“You've got to make sure that who you choose is going to support your brand, because they are effectively the voice of your brand in that particular time frame,” she said.
Couchman encouraged the audience to work with a trusted partner. “At Spotify, we've invested in human beings and technology to make sure the platform is safe and only vetted content is on the platform,” he added.
What’s next for podcast advertising?
Asked how advertisers can be reassured that podcasts will deliver success, Dunlop said podcast advertising should move to the next level to catch up with other digital channels. Programmatic and other ad tech features such as dynamic insertion, dynamic creative, brand safe targeting would be a big part of that, he said.
Dunlop added: “The beauty of the host read is definitely podcast advertising 1.0, and it’s challenging to scale that. If you wanted to spend more money, you’d have to speak to more podcasters and test them all, so we've got to get technology in there to help scale to 2.0.”
He stated that the AMA is innovating around the creative format to fill the gap between spot advertising and host reads without disrupting the listener’s experience.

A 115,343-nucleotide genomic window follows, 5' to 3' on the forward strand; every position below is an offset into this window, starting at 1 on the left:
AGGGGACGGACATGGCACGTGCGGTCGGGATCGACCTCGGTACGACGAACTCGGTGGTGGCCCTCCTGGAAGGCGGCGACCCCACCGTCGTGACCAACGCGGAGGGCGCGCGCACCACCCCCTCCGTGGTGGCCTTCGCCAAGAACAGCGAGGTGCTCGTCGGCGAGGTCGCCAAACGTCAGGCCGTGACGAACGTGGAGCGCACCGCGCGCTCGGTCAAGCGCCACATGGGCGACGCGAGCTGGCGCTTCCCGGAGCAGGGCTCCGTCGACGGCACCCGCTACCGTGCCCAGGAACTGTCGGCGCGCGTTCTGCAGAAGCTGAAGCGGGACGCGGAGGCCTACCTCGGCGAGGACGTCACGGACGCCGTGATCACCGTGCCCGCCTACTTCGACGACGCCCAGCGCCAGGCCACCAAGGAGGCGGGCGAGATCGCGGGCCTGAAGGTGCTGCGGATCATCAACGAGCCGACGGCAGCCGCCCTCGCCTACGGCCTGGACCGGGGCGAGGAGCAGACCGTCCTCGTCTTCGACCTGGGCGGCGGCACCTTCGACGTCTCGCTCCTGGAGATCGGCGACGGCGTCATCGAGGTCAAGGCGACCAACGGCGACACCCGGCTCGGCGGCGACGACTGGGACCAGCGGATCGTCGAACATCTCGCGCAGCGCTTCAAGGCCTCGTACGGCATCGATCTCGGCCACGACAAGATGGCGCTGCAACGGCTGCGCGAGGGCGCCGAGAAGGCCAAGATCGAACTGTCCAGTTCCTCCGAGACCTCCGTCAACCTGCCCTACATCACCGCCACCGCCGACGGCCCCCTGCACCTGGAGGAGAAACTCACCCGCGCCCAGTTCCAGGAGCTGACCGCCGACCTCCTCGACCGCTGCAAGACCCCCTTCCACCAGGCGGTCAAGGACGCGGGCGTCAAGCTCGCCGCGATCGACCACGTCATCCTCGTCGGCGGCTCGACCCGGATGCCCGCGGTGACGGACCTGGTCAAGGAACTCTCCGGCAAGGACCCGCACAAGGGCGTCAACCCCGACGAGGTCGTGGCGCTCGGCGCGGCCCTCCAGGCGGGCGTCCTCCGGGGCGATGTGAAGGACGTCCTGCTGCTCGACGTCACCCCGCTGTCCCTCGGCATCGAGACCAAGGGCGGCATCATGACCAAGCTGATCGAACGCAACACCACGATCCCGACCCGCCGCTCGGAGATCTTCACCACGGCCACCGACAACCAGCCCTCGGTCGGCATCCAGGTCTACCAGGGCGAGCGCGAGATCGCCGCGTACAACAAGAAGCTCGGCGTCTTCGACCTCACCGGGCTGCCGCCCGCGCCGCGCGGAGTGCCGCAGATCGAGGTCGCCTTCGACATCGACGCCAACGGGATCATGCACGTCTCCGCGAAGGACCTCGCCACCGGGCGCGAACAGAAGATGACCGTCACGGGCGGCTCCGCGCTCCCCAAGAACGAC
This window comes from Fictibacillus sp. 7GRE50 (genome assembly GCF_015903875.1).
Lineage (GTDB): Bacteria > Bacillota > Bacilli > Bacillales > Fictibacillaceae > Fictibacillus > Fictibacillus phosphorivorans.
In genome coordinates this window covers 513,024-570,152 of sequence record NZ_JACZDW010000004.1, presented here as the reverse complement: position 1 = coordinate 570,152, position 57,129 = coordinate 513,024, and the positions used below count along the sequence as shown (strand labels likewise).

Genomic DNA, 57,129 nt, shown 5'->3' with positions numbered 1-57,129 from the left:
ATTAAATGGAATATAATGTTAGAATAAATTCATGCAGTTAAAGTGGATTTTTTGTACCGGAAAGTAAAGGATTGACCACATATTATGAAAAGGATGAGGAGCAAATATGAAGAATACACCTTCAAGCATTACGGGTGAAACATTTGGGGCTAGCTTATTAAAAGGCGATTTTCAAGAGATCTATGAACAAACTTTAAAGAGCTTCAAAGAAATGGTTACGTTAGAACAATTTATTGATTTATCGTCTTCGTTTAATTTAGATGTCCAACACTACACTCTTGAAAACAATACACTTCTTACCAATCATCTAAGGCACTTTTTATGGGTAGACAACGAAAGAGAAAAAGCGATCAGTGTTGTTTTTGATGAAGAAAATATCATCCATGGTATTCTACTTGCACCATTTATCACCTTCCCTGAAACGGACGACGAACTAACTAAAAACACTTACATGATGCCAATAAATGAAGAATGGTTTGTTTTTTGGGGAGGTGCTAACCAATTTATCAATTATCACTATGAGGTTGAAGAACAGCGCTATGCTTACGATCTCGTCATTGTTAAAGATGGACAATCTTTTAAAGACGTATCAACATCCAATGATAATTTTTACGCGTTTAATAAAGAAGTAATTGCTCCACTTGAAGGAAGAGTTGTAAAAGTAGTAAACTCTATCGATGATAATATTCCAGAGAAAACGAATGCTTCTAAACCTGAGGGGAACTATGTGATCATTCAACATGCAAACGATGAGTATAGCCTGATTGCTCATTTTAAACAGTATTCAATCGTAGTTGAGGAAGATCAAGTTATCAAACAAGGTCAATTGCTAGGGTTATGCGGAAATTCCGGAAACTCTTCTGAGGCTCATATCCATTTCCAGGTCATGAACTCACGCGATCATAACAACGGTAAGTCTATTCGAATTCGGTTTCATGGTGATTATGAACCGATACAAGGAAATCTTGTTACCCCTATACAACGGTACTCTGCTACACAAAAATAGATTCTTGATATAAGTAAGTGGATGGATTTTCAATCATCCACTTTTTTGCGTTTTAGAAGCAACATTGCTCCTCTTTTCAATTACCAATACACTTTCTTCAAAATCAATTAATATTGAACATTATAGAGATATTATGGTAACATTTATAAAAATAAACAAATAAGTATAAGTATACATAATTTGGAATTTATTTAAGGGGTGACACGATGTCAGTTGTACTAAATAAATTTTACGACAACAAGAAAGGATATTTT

“There's definitely an allergic response when people talk about putting radio advertising onto podcasting and I think that's right, the podcast atmosphere that the listener is in is completely different to listening to radio and we should respect the format that the listener’s in,” Dunlop said.
Handley said bridging the gap would help brands work with smaller podcasters.
“We have to sign off all the scripts, so we can only do a maximum of ten podcast reads within every campaign,” she said. “We need to look at how we can be smarter with technology and creative and make it easier to work with those smaller podcasters.”
This panel was sponsored by AMA and those in attendance were:
Steven Dunlop, founder & CEO, AMA
Ed Birth, head of brand marketing, Hiscox UK
Ed Couchman, head of Northern Europe sales, Spotify
Victoria Handley, brand communications lead, Lloyds Banking Group